ESA GNC Conference Papers Repository

ACS Actuator Based on Magnetically Levitated Spherical Rotor
Wawrzaszek, R.; Rossini, Leopoldo; Onillon, Emmanuel; Seweryn, Karol; Sidz, Michal; Boletis, Alexis; Mingard, Stefan; Beuselinck, Tom; Van Bavinchove, Christophe; Cazorla, Carolina;  Serin, Jerome
Presented at:
Porto 2014
Full paper:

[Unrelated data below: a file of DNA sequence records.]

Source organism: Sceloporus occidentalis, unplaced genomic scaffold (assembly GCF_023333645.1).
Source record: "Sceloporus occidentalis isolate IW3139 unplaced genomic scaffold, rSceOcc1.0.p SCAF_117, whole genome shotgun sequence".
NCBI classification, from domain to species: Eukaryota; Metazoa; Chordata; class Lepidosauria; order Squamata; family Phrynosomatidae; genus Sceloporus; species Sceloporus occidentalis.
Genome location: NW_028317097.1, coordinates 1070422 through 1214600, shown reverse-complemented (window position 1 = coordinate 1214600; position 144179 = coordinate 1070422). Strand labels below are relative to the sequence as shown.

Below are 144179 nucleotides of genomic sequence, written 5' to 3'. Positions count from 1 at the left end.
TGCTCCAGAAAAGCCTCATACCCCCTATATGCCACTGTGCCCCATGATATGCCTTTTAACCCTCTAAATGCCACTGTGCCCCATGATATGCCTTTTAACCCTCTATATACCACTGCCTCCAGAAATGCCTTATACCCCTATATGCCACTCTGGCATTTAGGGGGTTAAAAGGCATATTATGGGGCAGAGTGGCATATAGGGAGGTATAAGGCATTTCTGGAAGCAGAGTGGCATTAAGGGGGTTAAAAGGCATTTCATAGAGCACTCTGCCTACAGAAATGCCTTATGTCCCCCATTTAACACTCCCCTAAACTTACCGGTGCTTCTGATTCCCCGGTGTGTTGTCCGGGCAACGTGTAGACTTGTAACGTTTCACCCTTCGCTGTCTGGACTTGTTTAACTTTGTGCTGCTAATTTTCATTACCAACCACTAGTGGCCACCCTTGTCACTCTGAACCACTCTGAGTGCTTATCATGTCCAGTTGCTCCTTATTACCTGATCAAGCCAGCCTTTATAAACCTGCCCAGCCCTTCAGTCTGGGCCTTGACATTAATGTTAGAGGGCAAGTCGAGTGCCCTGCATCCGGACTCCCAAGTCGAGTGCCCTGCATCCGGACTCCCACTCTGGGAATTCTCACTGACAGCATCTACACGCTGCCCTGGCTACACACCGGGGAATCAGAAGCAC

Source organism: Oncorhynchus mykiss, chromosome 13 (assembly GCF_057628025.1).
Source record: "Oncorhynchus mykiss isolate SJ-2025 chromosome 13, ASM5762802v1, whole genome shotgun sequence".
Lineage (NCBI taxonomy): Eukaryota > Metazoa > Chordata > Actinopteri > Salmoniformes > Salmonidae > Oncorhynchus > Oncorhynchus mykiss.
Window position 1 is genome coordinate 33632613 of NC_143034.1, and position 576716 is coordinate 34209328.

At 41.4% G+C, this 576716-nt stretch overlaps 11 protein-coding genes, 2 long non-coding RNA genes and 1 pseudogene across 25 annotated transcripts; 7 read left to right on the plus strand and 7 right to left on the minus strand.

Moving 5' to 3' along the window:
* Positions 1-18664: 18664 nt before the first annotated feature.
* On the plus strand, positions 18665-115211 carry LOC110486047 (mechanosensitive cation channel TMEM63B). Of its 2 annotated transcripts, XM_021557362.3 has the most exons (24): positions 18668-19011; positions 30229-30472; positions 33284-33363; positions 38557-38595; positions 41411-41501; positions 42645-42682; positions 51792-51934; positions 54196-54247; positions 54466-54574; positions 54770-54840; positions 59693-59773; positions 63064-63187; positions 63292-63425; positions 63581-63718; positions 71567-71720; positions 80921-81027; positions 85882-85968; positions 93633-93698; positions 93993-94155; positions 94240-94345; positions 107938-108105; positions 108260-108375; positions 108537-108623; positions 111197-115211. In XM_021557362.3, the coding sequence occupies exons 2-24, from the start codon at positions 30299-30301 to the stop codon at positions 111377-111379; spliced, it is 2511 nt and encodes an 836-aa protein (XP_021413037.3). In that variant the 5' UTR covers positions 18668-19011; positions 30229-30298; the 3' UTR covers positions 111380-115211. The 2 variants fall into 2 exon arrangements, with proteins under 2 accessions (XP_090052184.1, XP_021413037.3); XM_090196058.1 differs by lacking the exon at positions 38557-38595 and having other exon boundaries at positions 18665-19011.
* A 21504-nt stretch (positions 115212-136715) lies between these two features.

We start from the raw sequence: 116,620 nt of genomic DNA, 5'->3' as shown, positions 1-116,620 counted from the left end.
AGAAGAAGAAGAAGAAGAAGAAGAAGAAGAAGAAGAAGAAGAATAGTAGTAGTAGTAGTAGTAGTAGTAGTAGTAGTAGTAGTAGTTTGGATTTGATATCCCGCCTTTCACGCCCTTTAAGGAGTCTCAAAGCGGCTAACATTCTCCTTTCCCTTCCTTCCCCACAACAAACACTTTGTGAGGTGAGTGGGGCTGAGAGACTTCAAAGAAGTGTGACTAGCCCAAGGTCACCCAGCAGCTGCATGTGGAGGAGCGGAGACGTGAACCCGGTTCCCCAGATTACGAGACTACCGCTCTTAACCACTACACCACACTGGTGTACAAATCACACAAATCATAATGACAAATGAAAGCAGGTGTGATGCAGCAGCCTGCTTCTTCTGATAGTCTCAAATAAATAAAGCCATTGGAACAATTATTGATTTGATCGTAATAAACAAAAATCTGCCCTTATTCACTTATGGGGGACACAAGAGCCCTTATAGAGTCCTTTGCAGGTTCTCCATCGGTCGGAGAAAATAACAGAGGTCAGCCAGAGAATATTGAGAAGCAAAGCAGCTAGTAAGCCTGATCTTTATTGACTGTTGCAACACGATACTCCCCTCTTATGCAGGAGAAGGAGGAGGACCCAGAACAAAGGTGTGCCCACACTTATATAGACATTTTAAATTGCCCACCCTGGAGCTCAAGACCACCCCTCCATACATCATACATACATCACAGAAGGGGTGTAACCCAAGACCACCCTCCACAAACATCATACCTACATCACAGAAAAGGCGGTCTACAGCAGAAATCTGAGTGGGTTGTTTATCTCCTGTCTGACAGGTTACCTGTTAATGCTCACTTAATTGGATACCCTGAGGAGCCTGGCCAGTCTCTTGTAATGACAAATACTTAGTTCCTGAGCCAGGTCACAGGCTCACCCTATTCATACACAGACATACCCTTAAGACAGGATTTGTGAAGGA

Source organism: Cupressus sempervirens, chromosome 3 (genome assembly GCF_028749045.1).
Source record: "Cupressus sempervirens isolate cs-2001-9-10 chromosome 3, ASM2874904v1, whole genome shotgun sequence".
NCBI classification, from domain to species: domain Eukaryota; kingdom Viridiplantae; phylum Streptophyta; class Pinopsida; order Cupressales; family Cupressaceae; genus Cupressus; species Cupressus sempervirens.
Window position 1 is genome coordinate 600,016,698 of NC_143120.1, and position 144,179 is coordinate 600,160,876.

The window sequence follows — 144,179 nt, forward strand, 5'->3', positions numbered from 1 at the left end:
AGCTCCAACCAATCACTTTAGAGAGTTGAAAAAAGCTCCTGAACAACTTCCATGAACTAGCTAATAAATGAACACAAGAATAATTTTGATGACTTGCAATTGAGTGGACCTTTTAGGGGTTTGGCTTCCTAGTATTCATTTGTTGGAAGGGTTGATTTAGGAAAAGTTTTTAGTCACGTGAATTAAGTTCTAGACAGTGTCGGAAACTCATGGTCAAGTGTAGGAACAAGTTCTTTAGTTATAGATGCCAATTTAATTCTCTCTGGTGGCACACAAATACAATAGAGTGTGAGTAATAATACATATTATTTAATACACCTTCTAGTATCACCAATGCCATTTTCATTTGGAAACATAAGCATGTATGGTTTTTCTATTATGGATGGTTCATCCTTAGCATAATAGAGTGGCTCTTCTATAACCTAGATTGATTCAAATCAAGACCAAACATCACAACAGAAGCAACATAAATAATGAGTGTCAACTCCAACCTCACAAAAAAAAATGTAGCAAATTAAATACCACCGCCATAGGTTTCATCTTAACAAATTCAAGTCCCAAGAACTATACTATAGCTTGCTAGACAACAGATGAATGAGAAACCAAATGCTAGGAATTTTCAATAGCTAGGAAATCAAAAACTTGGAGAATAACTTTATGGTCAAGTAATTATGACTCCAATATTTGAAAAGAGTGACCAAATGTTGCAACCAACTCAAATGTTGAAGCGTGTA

This paper presents the development of a multi-axis magnetically levitated momentum exchange device named reaction sphere. This system is a magnetic bearing electromagnetic spherical actuator that consists in an 8-pole permanent magnet spherical rotor and a stator equipped with 20 coils. The stator coils are distributed on a sphere outside of the rotor and their position corresponds to the vertexes of a dodecahedron while the 8 rotor poles are distributed on the vertexes of a cube. Current in coils is controlled by a set of programmable sources. Using different types of currents profiles, the sphere located inside the coils can be levitated and torqued in any direction providing attitude stabilization for all three axes of the spacecraft with a single device. The development of the reaction sphere is performed in the frame of an FP7 programme. The consortium is led by CSEM (CH), and comprises maxon motor (CH), SENER (SP), SABCA (BE), CBK (PL), and RedShift (BE). The rotor and stator electromechanical design optimization is performed using COMSOL Multiphysics together with a developed hybrid FEM-analytical model and relies on specifications derived from the Proba-3 mission. For a total targeted mass of 6.5 kg and a stator diameter of 75 mm, the reaction sphere will provide an angular momentum of 1.4 Nms and a torque of 44 mNm. The maximum rotation speed is targeted to be at 4,000 rpm. Thanks to the selected rotor and stator pole arrangement, force and torque control are decoupled. Control algorithms for magnetic levitation and angular velocity rely on a classical state-space approach. The reaction sphere is instrumented with nine flux sensors and three optical position sensors. Flux sensors are used to determine the reaction sphere rotor orientation and its angular velocity. Position sensors are used to position the rotor inside the stator (magnetic levitation).